: Well the constitution may speak of The King
: but there is no mention of the King-Consort
: so that title can easily be used just like
: Queen-consort is used (another title not
: mentioned in the constitution).
So you want to create a new title - King-Consort? What would that be in Danish? Queen Ingrid was the Queen of Denmark. She did not have a Queen-Consort title.
: Again the Dutch constitution on this part
: did not change from 1840 yet we did have
: three majesties between 1840 and 1843:
: HM The King (Willem II)
: HM The Queen (Anna Pavlovna as
: HM King Willem Frederik, count of Nassau
: So yes people use the constitution as an
: excuse but they lack the historical
: knowledge that proves their theory wrong.
: --Previous Message--
: You can call it nonsense Johan, but this is
: the constitutional explanation. There is
: only one King in terms of the Constitution
: and that is the person who reigns.
: Whether that person is a man or a woman
: doesn't matter, that person is The King.
: --Previous Message--
: Yes the constitutions speak of King meaning
: Monarch yet we do/did not style Margrethe,
: Elizabeth, Beatrix, Juliana, Wilhelmina and
: Victoria as kings. They were styled as Queen
: the female version of the title.
: Again there is a difference between a
: King-regnant/Queen-regnant and the title of
: Everybody understands that when King Harald
: and Queen Sonja or King Karl Gustav and
: Queen Silvia are mentioned that Norway or
: Sweden don't have a dual kingship but that
: one is the monarch and the other is the
: spouse. So it is perfectly possible to have
: equal titles one male and one female when
: the man is the monarch. We've been used to
: it for centuries.
: Female rules have been less normal than
: males. Fitting the historic view that
: somehow men were more capable to rule than
: women. We as human beings have fortunately
: evolved. We also understand that women are
: just as capable as men when it comes to
: being monarch.
: If King always means monarch than why was
: Willem I styled HM king Willem Frederik of
: the Netherlands, count of Nassau between his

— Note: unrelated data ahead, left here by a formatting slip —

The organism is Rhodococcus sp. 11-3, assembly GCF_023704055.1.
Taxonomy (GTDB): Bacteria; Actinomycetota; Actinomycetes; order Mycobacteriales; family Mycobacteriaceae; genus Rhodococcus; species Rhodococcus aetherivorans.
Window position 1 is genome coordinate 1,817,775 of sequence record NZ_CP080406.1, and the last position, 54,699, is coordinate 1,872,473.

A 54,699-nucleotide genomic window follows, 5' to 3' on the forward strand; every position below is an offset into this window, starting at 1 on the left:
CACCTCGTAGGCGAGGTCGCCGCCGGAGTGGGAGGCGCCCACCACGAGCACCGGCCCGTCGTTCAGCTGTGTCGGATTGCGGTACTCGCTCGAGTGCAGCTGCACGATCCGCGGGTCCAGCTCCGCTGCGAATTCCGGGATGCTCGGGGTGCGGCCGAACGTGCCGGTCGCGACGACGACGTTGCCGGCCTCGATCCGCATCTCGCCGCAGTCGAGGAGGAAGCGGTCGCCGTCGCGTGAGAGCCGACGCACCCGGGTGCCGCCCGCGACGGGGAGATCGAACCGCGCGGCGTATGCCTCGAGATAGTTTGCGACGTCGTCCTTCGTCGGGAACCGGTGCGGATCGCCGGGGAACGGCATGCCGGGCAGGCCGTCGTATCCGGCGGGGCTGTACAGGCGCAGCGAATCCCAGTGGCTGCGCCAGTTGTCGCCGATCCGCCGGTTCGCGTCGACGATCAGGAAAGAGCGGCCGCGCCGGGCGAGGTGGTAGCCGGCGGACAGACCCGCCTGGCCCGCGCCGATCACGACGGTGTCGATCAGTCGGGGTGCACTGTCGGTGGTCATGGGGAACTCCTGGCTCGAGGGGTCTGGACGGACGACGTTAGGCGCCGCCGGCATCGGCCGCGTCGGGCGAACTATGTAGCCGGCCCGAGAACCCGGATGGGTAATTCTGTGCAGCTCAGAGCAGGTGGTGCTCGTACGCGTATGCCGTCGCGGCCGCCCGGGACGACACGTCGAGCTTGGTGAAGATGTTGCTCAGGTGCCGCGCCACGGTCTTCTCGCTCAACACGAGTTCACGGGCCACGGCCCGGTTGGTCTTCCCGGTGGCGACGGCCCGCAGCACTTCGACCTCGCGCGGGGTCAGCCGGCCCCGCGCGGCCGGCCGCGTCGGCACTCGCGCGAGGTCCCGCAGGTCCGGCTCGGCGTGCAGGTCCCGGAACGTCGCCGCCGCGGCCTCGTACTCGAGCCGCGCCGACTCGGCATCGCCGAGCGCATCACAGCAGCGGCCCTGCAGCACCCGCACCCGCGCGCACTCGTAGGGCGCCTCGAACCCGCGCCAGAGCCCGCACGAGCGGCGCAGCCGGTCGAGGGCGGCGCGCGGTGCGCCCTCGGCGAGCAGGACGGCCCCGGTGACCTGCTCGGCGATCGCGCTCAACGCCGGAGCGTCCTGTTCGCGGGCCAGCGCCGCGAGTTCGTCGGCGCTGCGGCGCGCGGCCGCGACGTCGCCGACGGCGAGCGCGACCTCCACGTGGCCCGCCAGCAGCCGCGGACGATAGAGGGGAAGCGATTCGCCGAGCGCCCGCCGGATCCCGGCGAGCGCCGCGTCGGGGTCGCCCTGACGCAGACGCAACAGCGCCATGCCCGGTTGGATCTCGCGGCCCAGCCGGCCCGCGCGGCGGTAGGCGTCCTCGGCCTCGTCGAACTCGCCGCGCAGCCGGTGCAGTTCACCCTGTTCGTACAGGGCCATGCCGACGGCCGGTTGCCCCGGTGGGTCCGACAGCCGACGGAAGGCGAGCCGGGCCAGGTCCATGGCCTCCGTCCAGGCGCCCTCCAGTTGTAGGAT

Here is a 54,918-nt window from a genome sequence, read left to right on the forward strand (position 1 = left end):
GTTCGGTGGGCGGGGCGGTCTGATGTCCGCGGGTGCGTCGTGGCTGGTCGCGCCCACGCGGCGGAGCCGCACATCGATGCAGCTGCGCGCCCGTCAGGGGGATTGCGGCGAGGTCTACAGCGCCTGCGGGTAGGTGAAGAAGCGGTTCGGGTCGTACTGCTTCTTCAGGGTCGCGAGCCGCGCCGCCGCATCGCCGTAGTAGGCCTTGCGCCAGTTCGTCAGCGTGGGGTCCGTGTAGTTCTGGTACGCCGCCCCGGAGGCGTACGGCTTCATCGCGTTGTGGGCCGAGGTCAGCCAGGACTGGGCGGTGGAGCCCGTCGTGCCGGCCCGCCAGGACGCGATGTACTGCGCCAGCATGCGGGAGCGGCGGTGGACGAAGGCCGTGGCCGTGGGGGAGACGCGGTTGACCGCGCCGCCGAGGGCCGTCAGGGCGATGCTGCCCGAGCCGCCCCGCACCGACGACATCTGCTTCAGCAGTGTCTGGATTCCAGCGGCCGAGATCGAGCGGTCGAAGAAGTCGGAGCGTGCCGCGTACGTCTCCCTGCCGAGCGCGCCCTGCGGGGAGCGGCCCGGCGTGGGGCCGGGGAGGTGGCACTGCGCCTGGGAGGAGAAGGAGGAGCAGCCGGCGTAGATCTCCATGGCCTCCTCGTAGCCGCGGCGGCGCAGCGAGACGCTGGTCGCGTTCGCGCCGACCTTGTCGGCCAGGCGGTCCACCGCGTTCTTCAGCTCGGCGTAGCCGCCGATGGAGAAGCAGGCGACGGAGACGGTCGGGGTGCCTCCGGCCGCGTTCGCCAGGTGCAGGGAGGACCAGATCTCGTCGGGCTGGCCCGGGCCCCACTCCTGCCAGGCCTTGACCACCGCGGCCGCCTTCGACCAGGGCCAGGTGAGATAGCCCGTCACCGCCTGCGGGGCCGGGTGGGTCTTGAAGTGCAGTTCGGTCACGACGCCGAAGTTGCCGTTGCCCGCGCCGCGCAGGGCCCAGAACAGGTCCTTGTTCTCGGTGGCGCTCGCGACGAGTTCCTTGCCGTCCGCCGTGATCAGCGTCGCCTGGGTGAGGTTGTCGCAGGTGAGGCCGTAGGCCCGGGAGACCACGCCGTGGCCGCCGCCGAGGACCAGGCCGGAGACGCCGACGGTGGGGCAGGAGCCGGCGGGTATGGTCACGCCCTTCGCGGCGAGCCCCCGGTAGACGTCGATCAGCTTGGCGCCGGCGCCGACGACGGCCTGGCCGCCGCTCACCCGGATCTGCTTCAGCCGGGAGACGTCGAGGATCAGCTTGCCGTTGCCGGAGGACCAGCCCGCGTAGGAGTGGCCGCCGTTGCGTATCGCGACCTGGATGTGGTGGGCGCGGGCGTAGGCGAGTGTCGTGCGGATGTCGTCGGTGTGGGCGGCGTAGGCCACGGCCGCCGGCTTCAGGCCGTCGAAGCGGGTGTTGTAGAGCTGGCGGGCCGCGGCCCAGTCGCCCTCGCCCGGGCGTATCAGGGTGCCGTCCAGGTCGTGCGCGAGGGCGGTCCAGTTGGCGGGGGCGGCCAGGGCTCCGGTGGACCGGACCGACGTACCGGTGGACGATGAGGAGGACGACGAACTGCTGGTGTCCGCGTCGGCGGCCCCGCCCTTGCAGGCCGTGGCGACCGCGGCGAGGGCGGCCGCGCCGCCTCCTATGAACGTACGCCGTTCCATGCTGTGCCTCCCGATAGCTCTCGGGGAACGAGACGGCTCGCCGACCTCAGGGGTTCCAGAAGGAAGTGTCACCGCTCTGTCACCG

: abdication in 1840 and his death in 1843?
: Why was Leopold III still styled king after
: his abdication and his death in 1983? And
: his son Albert II still styled king even
: though he abdicated just like King Juan
: Why was Philip II of Spain styled HM the
: King of England during his marriage with
: Mary Tudor and was Henry Darnley styled King
: of Scotland?
: All these men were not the Monarch of the
: country at those times yet they carried the
: title of King.
: Making it worse if we take your
: interpretation of the constitution literally
: a country that has a constitution that
: speaks of king can only have a male monarch.
: The line of succession may pass through
: females (as that is directed by another part
: of the constitution) but the sovereign would
: have to be male. I hope your not in favour
: of such an interpretation.
: The word king in the constitution means
: monarch. The title king can imply:
: 1 the monarch
: 2 the former monarch
: 3 the ex-monarch
: 4 spouse of the female monarch
: We have historical examples of all four and
: it's about time we start to accept that.
: Again im not impressed by Hendrik's way of
: addressing the subject but i do agree with
: his basic view that as the legal spouse of a
: well loved and respected monarch he should
: have the equal style and title. Especially
: in nations that have adopted a gender
: neutral succession and equality laws in all
: other area's of life.
: --Previous Message--
: Most of the examples you mention Johan took
: place before the constitutional era in
: Right now, the Constitution, and no longer
: the will of the King (or Queen), is what
: And in the Dutch case, the Constitution
: talks about 'The King' and that refers to
: either the entire government (of which the
: reigning monarch is head) or the person who
: is the reigning monarch.
: When the reigning monarch is a man, and thus
: King, there is no problem, everyone knows
: who is meant.
: However, when there is a Queen-regnant and
: her husband is King-Consort (but in
: day-to-day language, King), it might cause
: problems in legal matters and so the term
: Prince is used for the husband of a reigning
: Queen who is 'King' for constitutional
: This can be fixed easily of course, change
: the Constitution and change the wording to
: 'Monarch' or 'government'. In that way, it
: remains clear who is meant and the husband
: of a Queen Regnant can be a King-Consort.
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